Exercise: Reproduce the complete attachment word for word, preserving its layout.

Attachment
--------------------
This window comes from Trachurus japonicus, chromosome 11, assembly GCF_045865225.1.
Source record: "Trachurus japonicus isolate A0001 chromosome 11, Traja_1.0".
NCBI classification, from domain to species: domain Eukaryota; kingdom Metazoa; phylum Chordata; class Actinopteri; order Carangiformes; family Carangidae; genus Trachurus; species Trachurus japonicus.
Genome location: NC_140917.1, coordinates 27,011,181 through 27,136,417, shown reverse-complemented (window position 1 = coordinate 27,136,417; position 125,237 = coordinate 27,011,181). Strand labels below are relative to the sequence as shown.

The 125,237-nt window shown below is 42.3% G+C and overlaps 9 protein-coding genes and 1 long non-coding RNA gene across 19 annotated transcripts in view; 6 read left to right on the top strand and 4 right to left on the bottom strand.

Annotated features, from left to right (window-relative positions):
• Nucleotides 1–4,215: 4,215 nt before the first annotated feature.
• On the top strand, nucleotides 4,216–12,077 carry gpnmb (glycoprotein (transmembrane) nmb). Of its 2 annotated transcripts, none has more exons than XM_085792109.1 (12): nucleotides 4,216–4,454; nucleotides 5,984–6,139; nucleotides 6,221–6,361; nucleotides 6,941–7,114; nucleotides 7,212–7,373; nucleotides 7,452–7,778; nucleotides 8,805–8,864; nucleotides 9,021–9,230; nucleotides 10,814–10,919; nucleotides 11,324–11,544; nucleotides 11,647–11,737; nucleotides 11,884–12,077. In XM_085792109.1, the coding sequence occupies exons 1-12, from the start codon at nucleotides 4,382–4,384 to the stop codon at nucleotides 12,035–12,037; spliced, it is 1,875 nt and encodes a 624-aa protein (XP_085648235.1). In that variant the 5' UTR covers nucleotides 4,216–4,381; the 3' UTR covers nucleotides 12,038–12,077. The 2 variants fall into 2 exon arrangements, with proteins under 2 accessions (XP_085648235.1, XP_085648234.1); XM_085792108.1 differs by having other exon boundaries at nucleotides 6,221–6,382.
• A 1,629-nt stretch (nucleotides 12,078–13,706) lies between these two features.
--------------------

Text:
This window comes from Trachurus japonicus, chromosome 11, assembly GCF_045865225.1.
Source record: "Trachurus japonicus isolate A0001 chromosome 11, Traja_1.0".
NCBI classification, from domain to species: domain Eukaryota; kingdom Metazoa; phylum Chordata; class Actinopteri; order Carangiformes; family Carangidae; genus Trachurus; species Trachurus japonicus.
Genome location: NC_140917.1, coordinates 27,011,181 through 27,136,417, shown reverse-complemented (window position 1 = coordinate 27,136,417; position 125,237 = coordinate 27,011,181). Strand labels below are relative to the sequence as shown.

The 125,237-nt window shown below is 42.3% G+C and overlaps 9 protein-coding genes and 1 long non-coding RNA gene across 19 annotated transcripts in view; 6 read left to right on the top strand and 4 right to left on the bottom strand.

Annotated features, from left to right (window-relative positions):
• Nucleotides 1–4,215: 4,215 nt before the first annotated feature.
• On the top strand, nucleotides 4,216–12,077 carry gpnmb (glycoprotein (transmembrane) nmb). Of its 2 annotated transcripts, none has more exons than XM_085792109.1 (12): nucleotides 4,216–4,454; nucleotides 5,984–6,139; nucleotides 6,221–6,361; nucleotides 6,941–7,114; nucleotides 7,212–7,373; nucleotides 7,452–7,778; nucleotides 8,805–8,864; nucleotides 9,021–9,230; nucleotides 10,814–10,919; nucleotides 11,324–11,544; nucleotides 11,647–11,737; nucleotides 11,884–12,077. In XM_085792109.1, the coding sequence occupies exons 1-12, from the start codon at nucleotides 4,382–4,384 to the stop codon at nucleotides 12,035–12,037; spliced, it is 1,875 nt and encodes a 624-aa protein (XP_085648235.1). In that variant the 5' UTR covers nucleotides 4,216–4,381; the 3' UTR covers nucleotides 12,038–12,077. The 2 variants fall into 2 exon arrangements, with proteins under 2 accessions (XP_085648235.1, XP_085648234.1); XM_085792108.1 differs by having other exon boundaries at nucleotides 6,221–6,382.
• A 1,629-nt stretch (nucleotides 12,078–13,706) lies between these two features.